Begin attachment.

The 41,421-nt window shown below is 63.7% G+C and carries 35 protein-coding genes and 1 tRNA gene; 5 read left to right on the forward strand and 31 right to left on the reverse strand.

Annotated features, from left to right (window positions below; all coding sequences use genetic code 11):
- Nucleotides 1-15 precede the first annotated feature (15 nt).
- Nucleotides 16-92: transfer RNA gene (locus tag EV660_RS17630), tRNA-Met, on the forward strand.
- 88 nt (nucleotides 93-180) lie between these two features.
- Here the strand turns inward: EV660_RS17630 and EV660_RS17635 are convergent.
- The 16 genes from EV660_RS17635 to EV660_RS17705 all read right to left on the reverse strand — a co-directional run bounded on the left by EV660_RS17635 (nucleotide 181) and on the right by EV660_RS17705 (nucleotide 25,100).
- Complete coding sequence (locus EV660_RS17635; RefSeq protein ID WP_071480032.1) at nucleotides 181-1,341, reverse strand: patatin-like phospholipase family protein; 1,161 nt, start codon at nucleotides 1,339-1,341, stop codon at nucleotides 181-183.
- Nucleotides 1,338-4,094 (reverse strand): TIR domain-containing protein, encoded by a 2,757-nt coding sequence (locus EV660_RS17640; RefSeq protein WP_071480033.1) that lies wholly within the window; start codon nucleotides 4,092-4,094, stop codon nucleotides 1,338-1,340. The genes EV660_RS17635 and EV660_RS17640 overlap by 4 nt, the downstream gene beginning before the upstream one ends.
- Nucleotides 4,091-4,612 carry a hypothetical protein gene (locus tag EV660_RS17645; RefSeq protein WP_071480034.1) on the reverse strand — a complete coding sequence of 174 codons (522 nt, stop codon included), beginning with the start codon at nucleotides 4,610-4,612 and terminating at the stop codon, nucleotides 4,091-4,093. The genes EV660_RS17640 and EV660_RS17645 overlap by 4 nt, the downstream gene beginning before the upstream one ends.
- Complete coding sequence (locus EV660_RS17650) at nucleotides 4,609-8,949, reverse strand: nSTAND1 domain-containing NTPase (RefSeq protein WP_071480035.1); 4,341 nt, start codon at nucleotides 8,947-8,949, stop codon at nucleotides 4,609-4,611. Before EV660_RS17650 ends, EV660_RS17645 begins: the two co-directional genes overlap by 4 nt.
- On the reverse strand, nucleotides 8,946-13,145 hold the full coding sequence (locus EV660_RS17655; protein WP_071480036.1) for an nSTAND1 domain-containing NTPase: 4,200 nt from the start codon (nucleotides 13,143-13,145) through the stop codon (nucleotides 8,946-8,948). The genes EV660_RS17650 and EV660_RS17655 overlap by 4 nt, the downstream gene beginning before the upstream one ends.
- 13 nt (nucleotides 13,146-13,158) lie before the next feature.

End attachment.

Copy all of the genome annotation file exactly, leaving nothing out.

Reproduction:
The 41,421-nt window shown below is 63.7% G+C and carries 35 protein-coding genes and 1 tRNA gene; 5 read left to right on the forward strand and 31 right to left on the reverse strand.

Annotated features, from left to right (window positions below; all coding sequences use genetic code 11):
- Nucleotides 1-15 precede the first annotated feature (15 nt).
- Nucleotides 16-92: transfer RNA gene (locus tag EV660_RS17630), tRNA-Met, on the forward strand.
- 88 nt (nucleotides 93-180) lie between these two features.
- Here the strand turns inward: EV660_RS17630 and EV660_RS17635 are convergent.
- The 16 genes from EV660_RS17635 to EV660_RS17705 all read right to left on the reverse strand — a co-directional run bounded on the left by EV660_RS17635 (nucleotide 181) and on the right by EV660_RS17705 (nucleotide 25,100).
- Complete coding sequence (locus EV660_RS17635; RefSeq protein ID WP_071480032.1) at nucleotides 181-1,341, reverse strand: patatin-like phospholipase family protein; 1,161 nt, start codon at nucleotides 1,339-1,341, stop codon at nucleotides 181-183.
- Nucleotides 1,338-4,094 (reverse strand): TIR domain-containing protein, encoded by a 2,757-nt coding sequence (locus EV660_RS17640; RefSeq protein WP_071480033.1) that lies wholly within the window; start codon nucleotides 4,092-4,094, stop codon nucleotides 1,338-1,340. The genes EV660_RS17635 and EV660_RS17640 overlap by 4 nt, the downstream gene beginning before the upstream one ends.
- Nucleotides 4,091-4,612 carry a hypothetical protein gene (locus tag EV660_RS17645; RefSeq protein WP_071480034.1) on the reverse strand — a complete coding sequence of 174 codons (522 nt, stop codon included), beginning with the start codon at nucleotides 4,610-4,612 and terminating at the stop codon, nucleotides 4,091-4,093. The genes EV660_RS17640 and EV660_RS17645 overlap by 4 nt, the downstream gene beginning before the upstream one ends.
- Complete coding sequence (locus EV660_RS17650) at nucleotides 4,609-8,949, reverse strand: nSTAND1 domain-containing NTPase (RefSeq protein WP_071480035.1); 4,341 nt, start codon at nucleotides 8,947-8,949, stop codon at nucleotides 4,609-4,611. Before EV660_RS17650 ends, EV660_RS17645 begins: the two co-directional genes overlap by 4 nt.
- On the reverse strand, nucleotides 8,946-13,145 hold the full coding sequence (locus EV660_RS17655; protein WP_071480036.1) for an nSTAND1 domain-containing NTPase: 4,200 nt from the start codon (nucleotides 13,143-13,145) through the stop codon (nucleotides 8,946-8,948). The genes EV660_RS17650 and EV660_RS17655 overlap by 4 nt, the downstream gene beginning before the upstream one ends.
- 13 nt (nucleotides 13,146-13,158) lie before the next feature.